Students of the University of California (UC) and California State University (CSU) systems have filed a class action lawsuit against their colleges, due to their belief that they did not receive a sufficient refund from their schools after transitioning to online classes.
The lawsuit claims that over 700,000 CSU and UC students should receive a refund for the health and service fees they paid to their universities, as they no longer have easy access to the facilities on campus from their off-campus homes. As California State University, Monterey Bay (CSUMB) may be affected by this lawsuit in the future, some CSUMB students voiced their opinions on the matter.
Many CSUMB students were unaware of the lawsuit. Third-year student Lauren Rafter said that she didn’t “hear about the lawsuit, but thinks it’s a great idea. The quality of our education has dramatically decreased and it’s not right that we pay all this money for a mediocre education.”
Rafter said she “did get some money from school, but the amount [she] got back is not equivalent to university quality of eight weeks of online classes. I do think there needs to be action, especially if we are going to be online for Fall 2020.”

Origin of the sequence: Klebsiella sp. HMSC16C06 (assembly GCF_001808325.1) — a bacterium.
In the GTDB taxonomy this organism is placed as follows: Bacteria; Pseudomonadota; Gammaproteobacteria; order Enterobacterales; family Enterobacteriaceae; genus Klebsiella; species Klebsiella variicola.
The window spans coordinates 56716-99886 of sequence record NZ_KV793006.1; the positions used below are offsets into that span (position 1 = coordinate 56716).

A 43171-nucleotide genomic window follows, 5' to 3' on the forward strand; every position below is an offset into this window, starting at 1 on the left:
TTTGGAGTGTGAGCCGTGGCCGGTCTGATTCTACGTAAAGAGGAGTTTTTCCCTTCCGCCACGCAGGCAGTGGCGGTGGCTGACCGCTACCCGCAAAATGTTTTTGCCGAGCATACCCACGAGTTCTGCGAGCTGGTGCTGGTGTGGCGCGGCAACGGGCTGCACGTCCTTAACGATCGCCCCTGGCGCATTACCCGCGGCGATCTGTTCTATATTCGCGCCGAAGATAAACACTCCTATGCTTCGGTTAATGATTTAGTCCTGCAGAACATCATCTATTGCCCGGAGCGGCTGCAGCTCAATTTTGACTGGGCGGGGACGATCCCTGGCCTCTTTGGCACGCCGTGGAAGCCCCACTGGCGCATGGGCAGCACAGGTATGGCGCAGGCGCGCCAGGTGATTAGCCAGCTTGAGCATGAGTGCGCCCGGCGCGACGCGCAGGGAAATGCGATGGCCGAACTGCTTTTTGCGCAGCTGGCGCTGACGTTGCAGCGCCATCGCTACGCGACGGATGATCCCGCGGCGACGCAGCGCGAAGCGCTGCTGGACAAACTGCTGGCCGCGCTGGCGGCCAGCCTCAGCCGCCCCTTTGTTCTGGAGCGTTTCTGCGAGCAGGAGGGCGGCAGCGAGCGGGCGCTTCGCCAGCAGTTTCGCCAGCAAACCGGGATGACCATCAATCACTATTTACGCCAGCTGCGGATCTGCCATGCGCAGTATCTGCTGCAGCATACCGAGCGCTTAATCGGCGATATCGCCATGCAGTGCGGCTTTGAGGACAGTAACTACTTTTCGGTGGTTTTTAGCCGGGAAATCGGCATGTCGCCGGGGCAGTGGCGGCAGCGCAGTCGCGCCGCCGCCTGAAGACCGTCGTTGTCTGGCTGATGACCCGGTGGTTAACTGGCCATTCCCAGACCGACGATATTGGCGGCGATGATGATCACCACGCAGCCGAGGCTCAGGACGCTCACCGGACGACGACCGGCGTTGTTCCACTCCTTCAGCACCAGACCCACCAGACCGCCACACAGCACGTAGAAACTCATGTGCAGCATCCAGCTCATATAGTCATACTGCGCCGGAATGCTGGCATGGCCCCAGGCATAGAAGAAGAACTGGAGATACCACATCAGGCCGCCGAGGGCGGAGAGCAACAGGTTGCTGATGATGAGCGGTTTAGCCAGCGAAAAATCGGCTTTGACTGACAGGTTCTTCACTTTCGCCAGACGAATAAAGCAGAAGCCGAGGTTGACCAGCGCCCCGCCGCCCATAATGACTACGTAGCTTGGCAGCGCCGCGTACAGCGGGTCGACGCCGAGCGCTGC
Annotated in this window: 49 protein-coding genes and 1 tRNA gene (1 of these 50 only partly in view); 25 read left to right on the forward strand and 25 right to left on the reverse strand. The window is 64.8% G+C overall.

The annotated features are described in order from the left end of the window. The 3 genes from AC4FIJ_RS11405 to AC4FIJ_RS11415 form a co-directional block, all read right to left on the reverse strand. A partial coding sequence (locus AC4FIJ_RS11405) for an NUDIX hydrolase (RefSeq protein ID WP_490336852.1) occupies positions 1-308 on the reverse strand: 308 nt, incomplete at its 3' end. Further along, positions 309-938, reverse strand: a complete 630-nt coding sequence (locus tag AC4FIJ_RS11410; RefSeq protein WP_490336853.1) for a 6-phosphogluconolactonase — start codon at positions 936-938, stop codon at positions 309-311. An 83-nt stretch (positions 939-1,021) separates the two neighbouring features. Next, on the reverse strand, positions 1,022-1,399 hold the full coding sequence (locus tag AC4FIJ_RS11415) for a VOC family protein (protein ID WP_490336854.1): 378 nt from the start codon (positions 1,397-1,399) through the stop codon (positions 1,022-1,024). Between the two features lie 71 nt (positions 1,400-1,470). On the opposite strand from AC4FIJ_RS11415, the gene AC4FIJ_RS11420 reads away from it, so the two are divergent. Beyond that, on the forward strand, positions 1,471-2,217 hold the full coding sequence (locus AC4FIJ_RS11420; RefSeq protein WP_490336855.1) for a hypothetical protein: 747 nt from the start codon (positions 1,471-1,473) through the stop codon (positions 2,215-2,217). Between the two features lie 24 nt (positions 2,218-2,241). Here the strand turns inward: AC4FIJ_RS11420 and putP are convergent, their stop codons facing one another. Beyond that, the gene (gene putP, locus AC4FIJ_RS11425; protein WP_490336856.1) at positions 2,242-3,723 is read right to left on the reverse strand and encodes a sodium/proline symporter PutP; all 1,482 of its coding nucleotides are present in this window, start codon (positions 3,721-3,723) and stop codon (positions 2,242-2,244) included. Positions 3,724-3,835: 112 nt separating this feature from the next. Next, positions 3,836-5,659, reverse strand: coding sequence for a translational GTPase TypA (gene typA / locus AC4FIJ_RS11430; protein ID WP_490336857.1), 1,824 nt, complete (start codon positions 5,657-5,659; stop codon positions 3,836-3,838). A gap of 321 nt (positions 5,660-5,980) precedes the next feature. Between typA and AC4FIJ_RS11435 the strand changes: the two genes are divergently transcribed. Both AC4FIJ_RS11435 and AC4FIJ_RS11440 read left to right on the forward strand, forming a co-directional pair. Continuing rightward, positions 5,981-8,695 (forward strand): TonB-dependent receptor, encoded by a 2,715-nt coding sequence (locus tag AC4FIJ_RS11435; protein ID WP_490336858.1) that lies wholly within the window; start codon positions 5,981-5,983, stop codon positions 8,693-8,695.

Second-year student Grace Douglas said she didn’t “hear anything about the lawsuit,” but the students involved in the lawsuit “should take as much money as they need to completely uproot their life.”
Some CSUMB students were surprised by the lawsuit, as they have already received most refunds from school.
When hearing about the class action suit, graduating student Taylor Smith said that she had “heard about some students not receiving their refunds yet, but was not aware of a lawsuit against universities regarding this issue. I believe I have received all my refunds already,” but despite some other students wanting refunds for health and service fees, Smith thinks it is “important to be patient and understanding during this unprecedented time.”
As for CSUMB student Tatiana Nunez, she believes “it’s time that the CSU system starts taking responsibility.”
Relating to her time living on campus at CSUMB, she said the students partaking in the lawsuit “are doing the right thing. One reason I have for this goes back to Spring 2019,” when both her roommates paid a $200 fee to keep their East Campus apartment, but when they found out the fee only applied for newly arriving students, they “emailed East Campus for a refund, but were denied. They didn’t see a dime of that money back.”
It’s experiences like this one that led Nunez to think “the lawsuit is necessary only if both parties can sit down and come to some compromise” about what a refund should look like.
As the class action lawsuit was filed only a couple weeks ago, the effect it will have on the CSU and UC system will be seen in the near future.